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“Rainbow Flag Of Film” celebrates the joys of LGBT cinema

Screenshot: "Rainbow Flag Of Film" (Vimeo)

In the days and weeks following the weekend’s mass shooting at a gay club in Orlando, many will be seeking answers to questions that might prove ultimately unanswerable. Others will simply be seeking solace and strength.

If you look to art, there is whole world of beautiful and inspiring LGBT cinema to explore, and that world is celebrated in a poignant three-and-a-half-minute (and NSFW) supercut by French video essayist Candice Drouet entitled “Rainbow Flag Of Film.” The supercut was commissioned by Fandor Keyframe well before the Orlando shootings, but the grim recent headlines lend it extra significance.

As the title suggests, Drouet used the rainbow flag, a symbol of gay pride since 1978, as the inspiration for her dreamy, impressionistic montage. Each of the flag’s six stripes represents a particular value of the LGBT community, including life (red), serenity (blue), and nature (green). Drouet’s video chooses thematically appropriate clips to go with each one of those colors/values. Among the films excerpted here: Blue Is The Warmest Color, Hedwig And The Angry Inch, Mulholland Drive, Priscilla: Queen Of The Desert, and Before Night Falls. Musical accompaniment is provided by Lykke Li’s “I Follow Rivers.”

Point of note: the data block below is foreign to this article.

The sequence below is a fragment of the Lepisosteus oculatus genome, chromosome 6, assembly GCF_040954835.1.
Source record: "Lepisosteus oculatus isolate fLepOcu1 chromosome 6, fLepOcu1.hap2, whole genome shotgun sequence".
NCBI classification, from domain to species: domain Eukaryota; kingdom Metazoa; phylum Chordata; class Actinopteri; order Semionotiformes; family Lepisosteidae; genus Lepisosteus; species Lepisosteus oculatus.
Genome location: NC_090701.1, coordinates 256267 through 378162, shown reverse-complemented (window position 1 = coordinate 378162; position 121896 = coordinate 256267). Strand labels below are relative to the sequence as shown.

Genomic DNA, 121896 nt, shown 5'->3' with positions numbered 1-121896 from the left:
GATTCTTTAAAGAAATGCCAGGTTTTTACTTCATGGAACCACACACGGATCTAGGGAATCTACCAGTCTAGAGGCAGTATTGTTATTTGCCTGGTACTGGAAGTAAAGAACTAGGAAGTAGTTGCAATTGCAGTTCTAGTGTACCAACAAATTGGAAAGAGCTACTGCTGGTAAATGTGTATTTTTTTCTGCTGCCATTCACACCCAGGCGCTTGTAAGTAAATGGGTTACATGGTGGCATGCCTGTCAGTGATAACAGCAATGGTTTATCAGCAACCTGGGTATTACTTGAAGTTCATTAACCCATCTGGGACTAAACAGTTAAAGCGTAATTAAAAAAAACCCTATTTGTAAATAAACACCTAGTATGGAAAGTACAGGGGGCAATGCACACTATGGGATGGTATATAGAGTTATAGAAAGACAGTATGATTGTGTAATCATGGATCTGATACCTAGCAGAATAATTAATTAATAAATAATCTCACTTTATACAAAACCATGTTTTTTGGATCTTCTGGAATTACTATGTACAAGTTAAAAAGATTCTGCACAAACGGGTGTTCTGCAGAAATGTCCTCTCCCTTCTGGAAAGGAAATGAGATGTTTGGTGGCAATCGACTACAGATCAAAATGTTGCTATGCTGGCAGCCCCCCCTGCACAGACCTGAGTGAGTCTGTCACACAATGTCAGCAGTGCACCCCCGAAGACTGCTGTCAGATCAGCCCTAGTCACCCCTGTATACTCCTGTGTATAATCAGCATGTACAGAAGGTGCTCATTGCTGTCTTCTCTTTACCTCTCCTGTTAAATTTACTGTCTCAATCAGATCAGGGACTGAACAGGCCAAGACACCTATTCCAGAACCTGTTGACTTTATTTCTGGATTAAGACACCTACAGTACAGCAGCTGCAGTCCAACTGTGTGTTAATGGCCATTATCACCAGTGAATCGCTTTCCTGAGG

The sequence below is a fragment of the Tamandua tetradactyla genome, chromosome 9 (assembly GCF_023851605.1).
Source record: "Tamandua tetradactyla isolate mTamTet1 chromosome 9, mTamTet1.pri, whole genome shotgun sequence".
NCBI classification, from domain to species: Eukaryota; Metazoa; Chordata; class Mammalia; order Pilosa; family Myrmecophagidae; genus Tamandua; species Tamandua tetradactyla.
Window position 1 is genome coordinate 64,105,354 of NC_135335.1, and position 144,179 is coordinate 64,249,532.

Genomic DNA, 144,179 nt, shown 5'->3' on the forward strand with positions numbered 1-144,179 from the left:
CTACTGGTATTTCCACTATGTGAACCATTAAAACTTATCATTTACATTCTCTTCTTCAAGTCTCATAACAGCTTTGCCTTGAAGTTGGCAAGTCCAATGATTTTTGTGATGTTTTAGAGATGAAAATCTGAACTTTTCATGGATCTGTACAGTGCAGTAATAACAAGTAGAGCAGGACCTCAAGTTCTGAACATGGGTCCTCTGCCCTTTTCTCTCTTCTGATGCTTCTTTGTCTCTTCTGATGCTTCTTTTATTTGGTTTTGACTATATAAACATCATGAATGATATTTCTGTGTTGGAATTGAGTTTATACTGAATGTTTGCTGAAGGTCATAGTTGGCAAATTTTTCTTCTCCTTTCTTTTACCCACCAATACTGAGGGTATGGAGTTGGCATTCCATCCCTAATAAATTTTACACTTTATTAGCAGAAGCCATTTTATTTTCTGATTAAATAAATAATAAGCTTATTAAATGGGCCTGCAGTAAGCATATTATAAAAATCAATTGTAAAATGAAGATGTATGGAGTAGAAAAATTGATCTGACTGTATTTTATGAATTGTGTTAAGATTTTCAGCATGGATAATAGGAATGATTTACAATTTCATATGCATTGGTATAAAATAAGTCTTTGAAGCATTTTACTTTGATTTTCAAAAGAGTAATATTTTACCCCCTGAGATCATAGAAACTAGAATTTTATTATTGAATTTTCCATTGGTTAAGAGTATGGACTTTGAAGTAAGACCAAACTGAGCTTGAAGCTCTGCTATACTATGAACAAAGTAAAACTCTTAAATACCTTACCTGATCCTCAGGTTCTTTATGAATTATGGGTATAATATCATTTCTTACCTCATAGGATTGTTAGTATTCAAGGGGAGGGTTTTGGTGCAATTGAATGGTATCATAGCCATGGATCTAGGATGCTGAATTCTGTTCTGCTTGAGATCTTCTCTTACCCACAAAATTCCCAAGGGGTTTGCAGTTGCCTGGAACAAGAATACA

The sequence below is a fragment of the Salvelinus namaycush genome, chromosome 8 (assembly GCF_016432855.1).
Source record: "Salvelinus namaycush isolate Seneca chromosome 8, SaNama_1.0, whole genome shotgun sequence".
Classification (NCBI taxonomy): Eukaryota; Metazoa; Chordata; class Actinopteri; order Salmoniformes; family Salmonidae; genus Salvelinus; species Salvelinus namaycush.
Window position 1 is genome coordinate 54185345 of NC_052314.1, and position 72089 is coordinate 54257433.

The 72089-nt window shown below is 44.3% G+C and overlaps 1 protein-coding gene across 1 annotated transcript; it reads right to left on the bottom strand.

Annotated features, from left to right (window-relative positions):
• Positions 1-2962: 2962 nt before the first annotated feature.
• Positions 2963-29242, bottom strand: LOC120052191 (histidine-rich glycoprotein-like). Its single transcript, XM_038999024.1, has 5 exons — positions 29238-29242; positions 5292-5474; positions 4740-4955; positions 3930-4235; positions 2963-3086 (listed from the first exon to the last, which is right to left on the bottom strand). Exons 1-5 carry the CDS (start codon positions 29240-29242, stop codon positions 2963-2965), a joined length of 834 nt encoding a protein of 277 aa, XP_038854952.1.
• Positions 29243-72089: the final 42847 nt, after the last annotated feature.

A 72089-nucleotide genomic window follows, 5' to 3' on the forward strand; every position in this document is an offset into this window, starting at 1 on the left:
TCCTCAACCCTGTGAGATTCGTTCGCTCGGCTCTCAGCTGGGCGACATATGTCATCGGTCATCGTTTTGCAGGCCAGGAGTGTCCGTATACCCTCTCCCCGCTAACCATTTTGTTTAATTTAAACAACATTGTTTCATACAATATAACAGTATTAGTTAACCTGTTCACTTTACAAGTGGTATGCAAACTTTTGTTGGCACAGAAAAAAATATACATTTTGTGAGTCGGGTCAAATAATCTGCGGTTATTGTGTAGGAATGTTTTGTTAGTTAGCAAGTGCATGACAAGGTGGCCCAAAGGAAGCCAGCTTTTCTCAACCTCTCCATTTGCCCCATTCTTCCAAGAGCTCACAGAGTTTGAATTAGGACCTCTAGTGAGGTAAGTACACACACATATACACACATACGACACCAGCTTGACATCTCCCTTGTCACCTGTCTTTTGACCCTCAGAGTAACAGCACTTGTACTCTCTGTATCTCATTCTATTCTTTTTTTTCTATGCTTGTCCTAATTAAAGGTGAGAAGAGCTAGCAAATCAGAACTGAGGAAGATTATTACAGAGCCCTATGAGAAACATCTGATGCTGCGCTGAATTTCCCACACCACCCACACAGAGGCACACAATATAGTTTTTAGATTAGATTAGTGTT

Rainbow Flag of Film: a tribute to LGBTQ cinema from Fandor Keyframe on Vimeo.

In her notes accompanying the video, Drouet explains that the values extolled in her video are universal, not limited to the LGBT community. “Everything I see, I see in terms of movies,” she writes. “As I thought about how each of these values can be found in LGBTQ movies, this video formed in my head. I put together these images representing these values, which are values we can all relate to.” And it’s true. By pure accident of history, Orlando casts a long and ominous shadow over “Rainbow Flag Of Film,” but the mood of the video is celebratory, not mournful. Here are moments of joy and beauty and intimacy: If they move you, seek out the full-length films from which they were taken.


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